Back to Biodiversity Explorer main pageGo to Iziko Museums of Cape Town home pageAbout Biodiversity Explorer - history, goals, etc.Send us your questions about southern African biodiversityPeople who have contributed content and images.Search Biodiversity Explorer

Mangifera indica (Mango)

Life > eukaryotes > Archaeoplastida > Chloroplastida > Charophyta > Streptophytina > Plantae (land plants) > Tracheophyta (vascular plants) > Euphyllophyta > Lignophyta (woody plants) > Spermatophyta (seed plants) > Angiospermae (flowering plants) > Eudicotyledons > Core Eudicots > Rosids > Eurosid II > Order: Sapindales > Family: Anacardiaceae

The Mango is native to Burma and NE India and its cultivation extends back to about 2000 BC.

The Mango Tree is native to Burma and NE India and can grow to a height of over 40 m and live for more than a century. It is thought to have been planted as a fruit tree in India as far back as 2000 BC. Over time, plants have been selected that have larger, more flavourful fruit with less resin and fiber, and smaller pits. However, this has been difficult because they are cross-pollinated so that it is difficult to develop independent breeding lines. The long generation time is an added problem to the selection process. One way of getting round these problems has been to use vegetative propagation by grafting.

Introduction of Mango trees to the rest of subtropical Asia is thought to have started by about 400 BC. The Portuguese planted Mango trees in coastal areas of East and West Africa in the 17th century but has been suggested that they reached Africa earlier than this with Persian and Arab trade to East Africa. They were first planted in South America (in Brazil) in about 1700. Towards the end of the 19th century Mango trees had been introduced to most parts of the World where they could grow.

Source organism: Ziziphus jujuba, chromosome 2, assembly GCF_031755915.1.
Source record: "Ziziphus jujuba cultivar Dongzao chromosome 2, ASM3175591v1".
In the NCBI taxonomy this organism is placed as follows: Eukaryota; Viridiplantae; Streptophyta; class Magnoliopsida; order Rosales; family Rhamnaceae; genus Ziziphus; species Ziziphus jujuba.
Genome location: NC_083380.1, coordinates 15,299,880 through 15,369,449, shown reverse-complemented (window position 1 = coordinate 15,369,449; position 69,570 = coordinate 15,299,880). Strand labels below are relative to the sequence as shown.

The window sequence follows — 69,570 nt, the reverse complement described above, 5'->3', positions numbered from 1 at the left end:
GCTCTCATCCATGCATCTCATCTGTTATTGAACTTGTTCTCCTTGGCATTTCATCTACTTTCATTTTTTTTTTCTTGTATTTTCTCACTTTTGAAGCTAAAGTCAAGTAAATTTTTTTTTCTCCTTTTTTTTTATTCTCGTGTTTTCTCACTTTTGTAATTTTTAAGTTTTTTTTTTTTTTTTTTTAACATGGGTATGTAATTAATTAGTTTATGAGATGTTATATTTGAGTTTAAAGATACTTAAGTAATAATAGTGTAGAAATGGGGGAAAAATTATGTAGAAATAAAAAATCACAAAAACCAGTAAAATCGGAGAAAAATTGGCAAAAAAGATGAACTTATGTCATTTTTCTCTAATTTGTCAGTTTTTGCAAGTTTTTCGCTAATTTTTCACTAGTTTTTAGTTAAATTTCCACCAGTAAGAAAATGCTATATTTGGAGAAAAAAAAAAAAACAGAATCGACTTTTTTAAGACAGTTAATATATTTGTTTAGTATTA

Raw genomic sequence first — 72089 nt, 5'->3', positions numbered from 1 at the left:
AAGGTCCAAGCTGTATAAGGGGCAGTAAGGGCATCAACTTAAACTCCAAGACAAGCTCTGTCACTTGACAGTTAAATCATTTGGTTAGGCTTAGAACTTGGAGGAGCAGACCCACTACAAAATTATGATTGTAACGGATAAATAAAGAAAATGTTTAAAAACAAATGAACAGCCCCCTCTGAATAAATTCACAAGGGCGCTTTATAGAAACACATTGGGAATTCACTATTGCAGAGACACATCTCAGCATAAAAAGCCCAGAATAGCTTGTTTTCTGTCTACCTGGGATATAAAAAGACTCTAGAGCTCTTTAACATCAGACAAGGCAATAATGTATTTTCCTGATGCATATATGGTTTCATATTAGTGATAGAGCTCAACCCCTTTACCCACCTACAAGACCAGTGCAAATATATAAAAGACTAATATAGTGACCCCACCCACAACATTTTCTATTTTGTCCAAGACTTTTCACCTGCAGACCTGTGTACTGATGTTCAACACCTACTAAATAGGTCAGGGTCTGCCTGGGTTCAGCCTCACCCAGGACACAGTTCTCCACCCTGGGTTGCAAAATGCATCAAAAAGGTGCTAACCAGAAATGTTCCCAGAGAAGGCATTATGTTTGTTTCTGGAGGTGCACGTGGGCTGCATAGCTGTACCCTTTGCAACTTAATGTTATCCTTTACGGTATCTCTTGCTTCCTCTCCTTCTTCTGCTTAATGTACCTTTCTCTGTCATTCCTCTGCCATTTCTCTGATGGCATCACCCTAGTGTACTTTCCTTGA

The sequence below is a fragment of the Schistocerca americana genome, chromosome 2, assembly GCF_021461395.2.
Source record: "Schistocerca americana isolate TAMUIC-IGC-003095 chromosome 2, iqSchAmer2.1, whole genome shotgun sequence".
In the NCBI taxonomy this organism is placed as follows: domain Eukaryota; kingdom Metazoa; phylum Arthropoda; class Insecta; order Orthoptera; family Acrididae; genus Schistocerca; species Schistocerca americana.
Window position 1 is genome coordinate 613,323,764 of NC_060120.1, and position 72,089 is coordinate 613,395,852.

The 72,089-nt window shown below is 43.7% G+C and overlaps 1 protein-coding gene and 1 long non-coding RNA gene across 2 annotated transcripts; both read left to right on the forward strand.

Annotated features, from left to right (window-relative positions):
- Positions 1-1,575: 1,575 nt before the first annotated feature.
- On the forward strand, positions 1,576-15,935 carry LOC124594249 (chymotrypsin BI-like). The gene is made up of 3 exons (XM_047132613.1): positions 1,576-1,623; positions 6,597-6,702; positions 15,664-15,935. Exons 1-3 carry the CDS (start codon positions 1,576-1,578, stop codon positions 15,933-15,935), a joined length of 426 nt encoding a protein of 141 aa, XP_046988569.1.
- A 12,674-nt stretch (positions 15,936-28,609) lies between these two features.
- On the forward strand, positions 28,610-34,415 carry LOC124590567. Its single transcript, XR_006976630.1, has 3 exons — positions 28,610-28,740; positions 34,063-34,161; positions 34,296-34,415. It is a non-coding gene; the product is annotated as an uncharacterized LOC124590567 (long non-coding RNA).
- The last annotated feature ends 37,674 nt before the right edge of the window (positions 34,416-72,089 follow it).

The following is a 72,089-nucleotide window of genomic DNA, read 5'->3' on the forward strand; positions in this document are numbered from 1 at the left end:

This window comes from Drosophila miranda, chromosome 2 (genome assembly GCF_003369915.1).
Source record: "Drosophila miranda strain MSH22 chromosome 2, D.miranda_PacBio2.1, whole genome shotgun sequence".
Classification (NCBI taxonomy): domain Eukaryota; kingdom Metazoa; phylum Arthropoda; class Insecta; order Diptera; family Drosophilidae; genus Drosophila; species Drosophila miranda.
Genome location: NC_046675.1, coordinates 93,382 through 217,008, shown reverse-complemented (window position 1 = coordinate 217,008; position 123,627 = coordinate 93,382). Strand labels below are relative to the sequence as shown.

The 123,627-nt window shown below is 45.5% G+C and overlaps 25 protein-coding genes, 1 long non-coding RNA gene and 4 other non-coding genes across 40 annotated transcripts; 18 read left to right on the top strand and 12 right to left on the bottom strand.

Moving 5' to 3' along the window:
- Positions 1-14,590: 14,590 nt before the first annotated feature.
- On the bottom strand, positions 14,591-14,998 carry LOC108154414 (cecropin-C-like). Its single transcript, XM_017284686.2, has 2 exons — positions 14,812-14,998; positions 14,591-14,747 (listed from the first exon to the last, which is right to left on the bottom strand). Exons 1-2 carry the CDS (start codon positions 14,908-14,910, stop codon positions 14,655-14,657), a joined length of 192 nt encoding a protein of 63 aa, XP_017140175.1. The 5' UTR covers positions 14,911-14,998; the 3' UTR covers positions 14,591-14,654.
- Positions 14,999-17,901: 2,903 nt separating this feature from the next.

The leaves and sap can cause skin problems (dermatitis). Eating too much mango can evidently cause kidney inflammation.

Ecological relationships

Herbivores in southern Africa

Aceria mangiferae (Mango bud mite)

Arachnida > Acari (mites) > Eriophyidae

 

Sternochetus mangiferae (Mango weevil)

Insecta (insects) > Coleoptera > Curculionidae

 

Procontarinia matteiana (Mango leaf gall fly)

Insecta (insects) > Diptera > Cecidomyiidae

 

Ceratitis capitata (Mediterranean Fruitfly)

Insecta (insects) > Diptera > Tephritidae

 

Pardalaspis cosyra (Marula Fruitfly)

Insecta (insects) > Diptera > Tephritidae

 

Pterandrus rosa (Natal Fruitfly)

Insecta (insects) > Diptera > Tephritidae

 

Pseudotheraptus wayi (Coconut Bug)

Insecta (insects) > Hemiptera (bugs) > Coreidae

 

Aulacaspis tubercularis (Mango Scale)

Insecta (insects) > Hemiptera (bugs) > Diaspididae (armoured scales)

 

Cryptophlebia leucotreta (False codling moth)

Insecta (insects) > Lepidoptera > Tortricidae

 

Batocnema africana (Harlequin Hawkmoth)

Insecta (insects) > Lepidoptera > Sphingidae (hawkmoths)

 

Scirtothrips aurantii (Citrus Thrips)

Insecta (insects) > Thysanoptera (thrips)

For more on thrips found on mango trees in South Africa, see Grové et al. (2001).

 

Endophytes

Acetobacter diazotrophicus

Bacteria

Acid-producing, nitrogen-fixing bacterium that is found in fruit of mango plants.

 

 

 

 

 

 

Links

Publications

  • Grové, T., Giliomee, J.H. & Pringle, K.L. 2001. Thrips (Thysanoptera) species associated with mango trees in South Africa. African Entomology 9: 153-162.

  • Sauer, J.D. 1993. Historical geography of crop plants - a select roster. CRC Press, Boca Raton, Florida.

Text by Hamish Robertson

 

Contact us if you can contribute information or images to improve this page.

Biodiversity Explorer home   Iziko home   Search